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7 Missing Treasures That Have Yet To Be Found

It seems like everyday there are new discoveries about the ancient world being made. Old treasures and long lost artworks might seem like a distant pipe dream for most of us. But, there are still quite a few lost treasures out there waiting to be found. These famous missing treasures have yet to be discovered and are shrouded in mystery!

Via/ Flickr

7) The Lost Paintings of Norman Rockwell

Over the course of 6 years, the Coca-Cola Company contracted Norma Rockwell to create 6 paintings for their ad campaigns. These finished works were sent off to the printers to be reproduced, but only one painting was returned to the company at the time.

Since the paintings were first discovered to be missing Coca Cola has recovered two more paintings, but that means that somewhere out there are three more lost works of Normal Rockwell! They were made famous by their reproduction in countless magazines, but today are unsolved mysteries.

6) Stolen: The Concert by Vermeer

As one of the most expensive missing works of art known at the moment, this beautiful painting by Johannes Vermeer was stolen in the Isabella Stewart Gardner Museum art heist of 1990 in Boston. Many works were stolen that night, including paintings by Degas, Manet, and Rembrandt. The Concert by Vermeer is estimated to have a value of around $200 million!

5) The Lake Toplitz Treasure

During the chaos of World War II, despite an agreement between France, Germany, and Italy on the preservation of artworks, Nazi commanders hoarded art. They did the same with counterfeit British currency and other treasures, some of which have been found in Lake Toplitz in Austria.

But, the real find (if the stories aren’t fictional) would be the last of the Nazi gold – rumored to have been thrown in the lake towards the end of the World War II. At least 7 people have died over the years diving for this loot in Lake Toplitz, where no diving is actually allowed. All in all Hitler claimed to have stashed about $50 billion worth of gold and art around Europe.

Picture taken from the western end of Lake Toplitz. Via/ Wiki Commons

4) Blackbeard’s Pirate Treasure

Blackbeard has been called one of the baddest pirates of all time. After he ran the Queen Anne’s Revenge aground near Beaufort Inlet, North Carolina, Blackbeard was shot in those same waters. While his ship was found in the 1990s, his treasure has not been found yet, save for the ounce of gold dust among the cannon and barnacles in the shipwreck of the Queen Anne’s Revenge.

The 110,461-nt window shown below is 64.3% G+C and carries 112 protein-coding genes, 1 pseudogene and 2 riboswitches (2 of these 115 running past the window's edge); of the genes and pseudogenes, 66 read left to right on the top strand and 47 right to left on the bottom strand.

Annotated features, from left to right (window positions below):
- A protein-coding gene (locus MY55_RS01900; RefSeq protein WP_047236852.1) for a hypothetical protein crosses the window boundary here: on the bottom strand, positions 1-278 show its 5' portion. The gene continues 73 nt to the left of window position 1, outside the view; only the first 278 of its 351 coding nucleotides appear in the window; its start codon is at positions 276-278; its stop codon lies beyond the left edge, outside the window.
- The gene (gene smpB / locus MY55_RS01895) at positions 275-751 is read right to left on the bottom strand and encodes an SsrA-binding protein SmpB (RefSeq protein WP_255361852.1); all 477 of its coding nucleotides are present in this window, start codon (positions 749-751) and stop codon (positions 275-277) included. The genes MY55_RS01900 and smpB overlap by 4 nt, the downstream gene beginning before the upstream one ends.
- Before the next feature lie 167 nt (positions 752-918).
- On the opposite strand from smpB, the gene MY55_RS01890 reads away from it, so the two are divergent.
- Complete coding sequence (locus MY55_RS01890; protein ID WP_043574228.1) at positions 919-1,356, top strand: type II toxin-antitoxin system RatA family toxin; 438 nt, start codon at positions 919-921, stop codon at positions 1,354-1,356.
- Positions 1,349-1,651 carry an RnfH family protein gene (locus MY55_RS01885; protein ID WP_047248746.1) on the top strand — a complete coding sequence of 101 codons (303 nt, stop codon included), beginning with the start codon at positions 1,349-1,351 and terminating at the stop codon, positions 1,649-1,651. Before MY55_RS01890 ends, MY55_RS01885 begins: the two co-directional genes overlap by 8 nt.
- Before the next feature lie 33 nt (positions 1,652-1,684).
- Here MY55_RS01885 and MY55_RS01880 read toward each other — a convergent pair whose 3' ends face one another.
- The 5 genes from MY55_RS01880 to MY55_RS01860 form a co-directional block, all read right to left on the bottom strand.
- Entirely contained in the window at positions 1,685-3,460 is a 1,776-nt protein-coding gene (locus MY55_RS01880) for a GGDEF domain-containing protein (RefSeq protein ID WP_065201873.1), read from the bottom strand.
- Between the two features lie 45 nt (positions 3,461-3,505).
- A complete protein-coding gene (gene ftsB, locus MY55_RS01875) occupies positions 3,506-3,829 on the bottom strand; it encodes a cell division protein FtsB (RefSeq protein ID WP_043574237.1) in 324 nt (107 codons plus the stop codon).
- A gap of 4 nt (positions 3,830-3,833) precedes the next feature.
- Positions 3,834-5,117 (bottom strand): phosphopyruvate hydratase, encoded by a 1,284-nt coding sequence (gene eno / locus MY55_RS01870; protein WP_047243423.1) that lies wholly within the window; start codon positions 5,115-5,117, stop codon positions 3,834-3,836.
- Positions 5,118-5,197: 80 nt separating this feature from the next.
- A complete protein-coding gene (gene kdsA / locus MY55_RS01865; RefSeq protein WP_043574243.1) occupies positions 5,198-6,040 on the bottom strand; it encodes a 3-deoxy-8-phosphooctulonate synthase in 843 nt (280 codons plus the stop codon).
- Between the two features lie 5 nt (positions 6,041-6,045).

People have been searching for 300 years for Blackbeard’s treasure and there no end to the theories as to where it might be stashed.

Tree in Palmico County, N.C., where Blackbeard was rumored to have buried some of his treasure. Via/ Flickr

3) The Sunken Treasure of Cortés

Off the coast of Mexico lie the remains of ships either burned or “scuttled” by explorer Hernando Cortés in 1519 to prevent his men from fleeing after a mutiny threatened his master plan. The ruthless Cortés would lose more loot a year later when a native rebellion against Montezuma caused mayhem in the area around what is now Mexico City, though there is little evidence of that treasure today.

Scientists are mounting an exploratory dredging mission to find out if there really is a pile of Cortés’ gold at the bottom of the ocean.

2) The Lost Cargo of Nuestra Señora de Atocha & Fleet

A fleet of nine Spanish galleon ships was traversing the waters around the Florida keys in 1622, bound for Spain, when a hurricane came upon the ships, sending them to the bottom of the sea. Hundreds of people lost their lives in the ordeal and the treasures that were sunk remain mostly untouched.

In 1985 a treasure hunter named Mel Fisher found part of the loot about 35 miles from the shore, but there is speculated to be quite a bit more just waiting to be discovered. Gold, copper, gems, and jewelry from the New World could still be scattered among the coral and fish. Soon after the ships sank, parts of the cargo were retrieved by the Spanish government, but much was left on the ocean floor due to another hurricane.

U.S. law mandates that wreckage found within 3 miles of the shore are property of the state, while shipwrecks and treasures found further afield can be claimed by companies or individuals.

The most famous (and loaded) ships in the fleet were the Nuestra Señora de Atocha and the Margarita.

1) The Ransomed Just Judges by Jan Van Eyck

Ever since it was stolen (and a ransom requested but never fulfilled) in 1934, this timeless painting has been replaced by a reproduction on the alter of Ghent at the Saint Bavo Cathedral in Flanders, Belgium. But, there are hopes to one day find the original, especially since a local believes he knows where the painting is being held at the property of an old family from the area. So far, questionings of the family members has not been fruitful.

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